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Subject LibGuides

Open Access: Why Open Access?

What is Open Access?

open access icon"Open access (OA) literature is digital, online, free of charge, and free of most copyright and licensing restrictions
(Peter Suber, Director of the Harvard Office of Scholarly Communication, 2004 https://legacy.earlham.edu/~peters/fos/overview.htm)
 
The Open Access movement dates back to the early '00s,  although discipline-specific initiatives began earlier.  One of the first formal declarations of the movement's principles was the Budapest Open Access Initiative (2002),  defining "world-wide electronic distribution of the peer-reviewed journal literature and completely free and unrestricted access to it by all scientists, scholars, teachers, students, and other curious minds" as a public good.
 

The two most commonly-used mechanisms for achieving open access are often called the ‘gold’ and ‘green’ routes:

  • Gold – publishing your output on a platform which provides immediate e-access for everyone, free of charge, with a licence which permits re-use. Publishers can recoup their costs through a number of mechanisms, including through payments from authors (known as article processing charges, or APCs), or through advertising, donations or other subsidies. Some publishers operate a 'hybrid' model, with open and paywalled articles on the same platform.
  • Green – providing open access to the author's final manuscript or published output in a searchable archive, commonly known as a repository, maintained by the author's institution or a scholarly society/professional body.  The publisher may impose an embargo on open access to the file, normally in a range of 6 to 24 months.

Creative Commons logoCreative Commons is a widely-known licensing scheme for open access works. It enables authors and other rights-holders to specify whether readers are permitted to share, modify and/or commercialise the work without further permission.  For more information about the appropriate open licence for your work, start from the Library's guide to Copyright.

Open Access to your Thesis

Many universities help their successful PhD candidates to make their thesis openly available in their institutional repository, to maximise the audience for this work.  They may also preserve the printed and bound volume in the Library for readers.  The British Library maintains the EThOS database: records of theses from all UK universities, with the file(s) free to download when available.

mortar board iconUniversity of Hull PhD thesis authors are required to deposit their examined thesis in the University's Hydra repository. Guidance about the process can be found on the Doctoral College Sharepoint site (for Hull students only).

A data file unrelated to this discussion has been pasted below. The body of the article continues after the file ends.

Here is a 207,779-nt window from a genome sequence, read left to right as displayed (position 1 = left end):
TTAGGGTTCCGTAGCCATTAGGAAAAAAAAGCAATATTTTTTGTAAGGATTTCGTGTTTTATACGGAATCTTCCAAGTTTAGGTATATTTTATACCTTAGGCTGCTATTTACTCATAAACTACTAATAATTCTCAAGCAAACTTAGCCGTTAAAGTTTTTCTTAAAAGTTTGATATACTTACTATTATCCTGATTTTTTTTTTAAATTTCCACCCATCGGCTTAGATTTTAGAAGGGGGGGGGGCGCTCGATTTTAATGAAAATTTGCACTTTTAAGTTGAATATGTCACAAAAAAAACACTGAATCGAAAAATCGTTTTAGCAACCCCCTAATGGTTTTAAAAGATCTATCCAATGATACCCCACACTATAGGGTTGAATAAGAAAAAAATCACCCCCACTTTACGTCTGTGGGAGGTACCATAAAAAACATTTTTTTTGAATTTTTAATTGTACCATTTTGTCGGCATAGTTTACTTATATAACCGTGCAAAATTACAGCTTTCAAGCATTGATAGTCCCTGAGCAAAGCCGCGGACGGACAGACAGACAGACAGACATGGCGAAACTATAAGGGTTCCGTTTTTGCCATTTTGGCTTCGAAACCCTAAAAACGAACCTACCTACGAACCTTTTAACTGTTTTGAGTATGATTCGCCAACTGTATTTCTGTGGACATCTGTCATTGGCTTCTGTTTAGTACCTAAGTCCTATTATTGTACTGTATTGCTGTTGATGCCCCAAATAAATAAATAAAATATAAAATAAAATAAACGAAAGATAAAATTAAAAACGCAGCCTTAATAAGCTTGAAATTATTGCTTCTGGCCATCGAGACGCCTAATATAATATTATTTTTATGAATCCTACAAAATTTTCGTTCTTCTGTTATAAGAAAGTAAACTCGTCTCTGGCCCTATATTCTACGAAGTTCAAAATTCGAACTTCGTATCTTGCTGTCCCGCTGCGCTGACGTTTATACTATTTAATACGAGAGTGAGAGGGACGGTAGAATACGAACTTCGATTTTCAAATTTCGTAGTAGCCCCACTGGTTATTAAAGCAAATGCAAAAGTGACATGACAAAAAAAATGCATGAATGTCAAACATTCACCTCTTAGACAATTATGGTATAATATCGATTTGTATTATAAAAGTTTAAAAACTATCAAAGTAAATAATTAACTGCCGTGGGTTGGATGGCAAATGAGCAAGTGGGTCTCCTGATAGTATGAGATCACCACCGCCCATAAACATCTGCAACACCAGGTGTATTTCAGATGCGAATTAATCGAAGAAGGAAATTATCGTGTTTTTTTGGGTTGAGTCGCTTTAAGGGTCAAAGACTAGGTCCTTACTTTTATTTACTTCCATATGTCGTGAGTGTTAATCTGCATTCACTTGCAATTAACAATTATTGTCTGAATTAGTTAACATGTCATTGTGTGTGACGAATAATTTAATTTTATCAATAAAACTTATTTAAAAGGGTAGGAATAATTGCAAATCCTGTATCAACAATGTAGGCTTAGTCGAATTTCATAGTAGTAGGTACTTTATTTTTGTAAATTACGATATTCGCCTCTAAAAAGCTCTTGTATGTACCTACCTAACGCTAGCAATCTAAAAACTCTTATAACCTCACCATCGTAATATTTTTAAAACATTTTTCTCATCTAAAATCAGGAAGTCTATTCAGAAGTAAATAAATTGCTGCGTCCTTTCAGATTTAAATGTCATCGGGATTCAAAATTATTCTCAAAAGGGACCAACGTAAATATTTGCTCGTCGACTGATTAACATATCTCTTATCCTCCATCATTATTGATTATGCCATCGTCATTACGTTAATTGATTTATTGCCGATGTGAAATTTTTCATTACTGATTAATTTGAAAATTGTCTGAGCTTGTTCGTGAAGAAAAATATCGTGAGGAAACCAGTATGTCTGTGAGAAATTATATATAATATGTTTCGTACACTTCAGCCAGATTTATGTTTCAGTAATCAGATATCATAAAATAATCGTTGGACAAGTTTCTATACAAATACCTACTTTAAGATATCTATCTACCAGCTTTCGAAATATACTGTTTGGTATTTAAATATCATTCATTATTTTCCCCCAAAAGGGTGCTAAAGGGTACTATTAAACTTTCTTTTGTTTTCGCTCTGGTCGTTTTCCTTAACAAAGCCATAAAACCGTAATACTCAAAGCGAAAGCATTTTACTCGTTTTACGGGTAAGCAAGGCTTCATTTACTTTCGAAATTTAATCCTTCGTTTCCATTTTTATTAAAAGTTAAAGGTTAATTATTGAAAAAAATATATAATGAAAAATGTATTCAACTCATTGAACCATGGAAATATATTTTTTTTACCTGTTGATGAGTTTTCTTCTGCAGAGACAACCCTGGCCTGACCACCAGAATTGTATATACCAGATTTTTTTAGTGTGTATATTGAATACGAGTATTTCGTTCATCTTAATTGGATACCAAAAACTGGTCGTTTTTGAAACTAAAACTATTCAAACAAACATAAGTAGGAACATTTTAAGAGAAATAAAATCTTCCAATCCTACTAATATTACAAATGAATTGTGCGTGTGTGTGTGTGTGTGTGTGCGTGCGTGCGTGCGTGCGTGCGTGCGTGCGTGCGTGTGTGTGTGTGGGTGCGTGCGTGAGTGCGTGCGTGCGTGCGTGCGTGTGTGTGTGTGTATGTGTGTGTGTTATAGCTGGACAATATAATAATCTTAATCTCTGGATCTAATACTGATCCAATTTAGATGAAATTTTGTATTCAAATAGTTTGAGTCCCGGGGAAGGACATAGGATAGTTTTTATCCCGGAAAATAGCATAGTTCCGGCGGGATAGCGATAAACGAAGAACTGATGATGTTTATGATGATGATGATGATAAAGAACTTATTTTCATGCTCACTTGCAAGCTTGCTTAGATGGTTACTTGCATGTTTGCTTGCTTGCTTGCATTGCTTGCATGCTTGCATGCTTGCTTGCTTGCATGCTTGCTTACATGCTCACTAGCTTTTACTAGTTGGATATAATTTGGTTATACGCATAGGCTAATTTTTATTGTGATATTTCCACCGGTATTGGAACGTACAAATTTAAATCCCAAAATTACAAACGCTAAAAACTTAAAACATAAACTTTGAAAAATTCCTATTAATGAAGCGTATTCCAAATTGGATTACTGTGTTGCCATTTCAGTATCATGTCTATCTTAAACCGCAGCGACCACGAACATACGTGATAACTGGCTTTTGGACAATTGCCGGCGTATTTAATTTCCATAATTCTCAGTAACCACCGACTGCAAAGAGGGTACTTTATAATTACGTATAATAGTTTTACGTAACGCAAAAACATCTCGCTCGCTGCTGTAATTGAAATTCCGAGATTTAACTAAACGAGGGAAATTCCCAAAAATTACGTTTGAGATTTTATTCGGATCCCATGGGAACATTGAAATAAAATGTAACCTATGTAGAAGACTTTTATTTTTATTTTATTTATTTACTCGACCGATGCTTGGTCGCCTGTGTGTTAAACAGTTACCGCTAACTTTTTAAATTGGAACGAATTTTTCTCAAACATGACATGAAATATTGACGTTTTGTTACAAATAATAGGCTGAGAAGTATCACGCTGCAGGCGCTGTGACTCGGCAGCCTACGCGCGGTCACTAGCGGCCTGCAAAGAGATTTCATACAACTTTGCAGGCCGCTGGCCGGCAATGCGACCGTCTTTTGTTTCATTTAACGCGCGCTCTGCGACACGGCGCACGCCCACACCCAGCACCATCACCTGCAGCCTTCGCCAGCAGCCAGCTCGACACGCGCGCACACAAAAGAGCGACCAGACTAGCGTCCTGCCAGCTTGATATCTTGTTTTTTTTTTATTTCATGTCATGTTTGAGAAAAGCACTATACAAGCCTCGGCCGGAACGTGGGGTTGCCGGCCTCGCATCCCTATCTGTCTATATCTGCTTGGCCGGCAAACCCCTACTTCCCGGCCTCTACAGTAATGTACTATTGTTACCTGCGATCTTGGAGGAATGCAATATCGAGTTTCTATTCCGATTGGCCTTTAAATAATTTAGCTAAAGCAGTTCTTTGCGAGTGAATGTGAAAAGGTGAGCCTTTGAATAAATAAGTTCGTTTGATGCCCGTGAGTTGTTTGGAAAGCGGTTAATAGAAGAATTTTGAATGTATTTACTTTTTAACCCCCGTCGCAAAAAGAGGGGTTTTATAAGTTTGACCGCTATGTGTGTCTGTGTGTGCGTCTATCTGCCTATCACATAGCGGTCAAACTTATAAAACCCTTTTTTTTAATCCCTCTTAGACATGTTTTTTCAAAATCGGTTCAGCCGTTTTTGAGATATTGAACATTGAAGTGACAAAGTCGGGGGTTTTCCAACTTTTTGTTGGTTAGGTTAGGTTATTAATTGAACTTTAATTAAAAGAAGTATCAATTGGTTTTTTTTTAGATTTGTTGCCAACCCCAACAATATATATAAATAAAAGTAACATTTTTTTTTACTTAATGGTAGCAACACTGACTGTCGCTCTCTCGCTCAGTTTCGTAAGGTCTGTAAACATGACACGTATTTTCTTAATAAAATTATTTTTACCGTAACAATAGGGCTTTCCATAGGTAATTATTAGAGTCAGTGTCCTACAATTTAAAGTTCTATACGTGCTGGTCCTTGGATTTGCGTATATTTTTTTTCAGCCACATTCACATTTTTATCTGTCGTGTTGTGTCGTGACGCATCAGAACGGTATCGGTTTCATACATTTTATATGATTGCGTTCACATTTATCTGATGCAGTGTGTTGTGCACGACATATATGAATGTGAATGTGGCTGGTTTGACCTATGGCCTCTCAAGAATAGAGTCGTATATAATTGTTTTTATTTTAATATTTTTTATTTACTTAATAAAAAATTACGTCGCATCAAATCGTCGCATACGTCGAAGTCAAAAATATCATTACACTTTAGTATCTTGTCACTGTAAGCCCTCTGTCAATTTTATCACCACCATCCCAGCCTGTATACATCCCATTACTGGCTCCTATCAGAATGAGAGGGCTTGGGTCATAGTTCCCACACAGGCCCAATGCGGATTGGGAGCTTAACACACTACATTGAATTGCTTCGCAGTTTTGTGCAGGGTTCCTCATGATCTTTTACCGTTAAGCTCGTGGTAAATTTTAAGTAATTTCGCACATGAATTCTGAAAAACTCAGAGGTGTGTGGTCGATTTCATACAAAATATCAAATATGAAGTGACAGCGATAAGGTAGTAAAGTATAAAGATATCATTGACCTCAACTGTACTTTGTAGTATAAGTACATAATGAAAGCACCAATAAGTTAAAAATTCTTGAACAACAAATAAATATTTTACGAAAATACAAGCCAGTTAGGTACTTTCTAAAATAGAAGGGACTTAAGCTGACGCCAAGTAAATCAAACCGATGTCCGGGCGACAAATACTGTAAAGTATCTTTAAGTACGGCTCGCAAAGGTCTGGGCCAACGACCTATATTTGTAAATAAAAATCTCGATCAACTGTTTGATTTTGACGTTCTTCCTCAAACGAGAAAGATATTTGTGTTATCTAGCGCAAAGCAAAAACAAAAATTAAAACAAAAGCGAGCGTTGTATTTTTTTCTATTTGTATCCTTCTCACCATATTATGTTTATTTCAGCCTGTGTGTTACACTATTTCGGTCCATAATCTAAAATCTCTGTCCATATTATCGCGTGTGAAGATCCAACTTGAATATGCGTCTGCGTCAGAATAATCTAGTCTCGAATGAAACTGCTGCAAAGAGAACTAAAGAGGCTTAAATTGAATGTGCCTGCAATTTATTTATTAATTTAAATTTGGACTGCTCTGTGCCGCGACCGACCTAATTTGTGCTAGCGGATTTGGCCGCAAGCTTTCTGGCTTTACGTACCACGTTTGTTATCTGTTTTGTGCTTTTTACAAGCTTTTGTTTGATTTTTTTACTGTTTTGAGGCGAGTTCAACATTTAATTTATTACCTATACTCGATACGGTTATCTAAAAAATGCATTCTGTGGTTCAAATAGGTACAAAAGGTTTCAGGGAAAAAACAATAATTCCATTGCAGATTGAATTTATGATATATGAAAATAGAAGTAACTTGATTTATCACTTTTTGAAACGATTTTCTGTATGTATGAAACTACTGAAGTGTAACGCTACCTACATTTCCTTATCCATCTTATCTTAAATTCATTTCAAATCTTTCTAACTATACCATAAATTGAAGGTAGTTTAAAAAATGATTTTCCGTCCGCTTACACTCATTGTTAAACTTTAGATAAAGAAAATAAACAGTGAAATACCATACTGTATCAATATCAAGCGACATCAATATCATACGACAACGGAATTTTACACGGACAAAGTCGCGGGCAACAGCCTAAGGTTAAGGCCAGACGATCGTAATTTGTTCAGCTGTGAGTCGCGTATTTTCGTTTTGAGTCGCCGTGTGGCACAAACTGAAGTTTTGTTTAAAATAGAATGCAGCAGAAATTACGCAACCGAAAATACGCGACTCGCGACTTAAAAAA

You may embargo your thesis for up to 5 years if your research is commercially sensitive, or you plan to adapt it for publication. Be mindful that it's rare for a scholarly publisher to reject a journal article or book proposal on the basis that it's related to a thesis which is open access, as they understand that early career researchers benefit from the exposure.  Check your target publisher's guidance for authors.

If you received external funding for your PhD, your funder may set a limit on thesis embargo duration, in order to increase the potential for public engagement.  Check the terms of your funding award.

Support for Open Access at the University of Hull

The University of Hull Open Access Policy came into force on 1st April 2015 and was last updated in April 2021.  

The Policy recognises open access publication as a valuable component of dissemination for research outputs.

The author's responsibilities include:

  • Retain copyright where this doesn't conflict with any contractual obligations.
  • Record all research outputs in the CRIS (currently Worktribe), and deposit the full text.
  • Act on any funder or sector-wide policies relating to deposit deadlines and licence terms.
  • Consider issues of privacy, security and IP before sharing the output.

The University will provide the relevant systems and guidance to facilitate deposit, and support engagement with this process.  The University will take responsibility for preserving records and outputs deposited, including making the works public in the University Repository with an open licence where funder/publisher terms permit.

The University provides services and resources to support authors at several key stages of the publishing process:

Open Access to Research Data

An increasing number of publishers require authors to make the data which underlies their papers openly available, to maximise the applicability of their research findings.

The international open access advocate CHORUS has created a directory of publisher policies on data availability, updated annually.

Information for University of Hull researchers about options for making your data open:

What's in it for me?

Open Access to your research publications can bring many benefits.

updateWiley and Springer have both carried out analyses in 2021 demonstrating increased readership, social media attention and citation for open access papers published in their journals.  (Their financial interest in deriving income from article processing charges should be noted here).

Enquiries

Please direct any questions to openaccess@hull.ac.uk 

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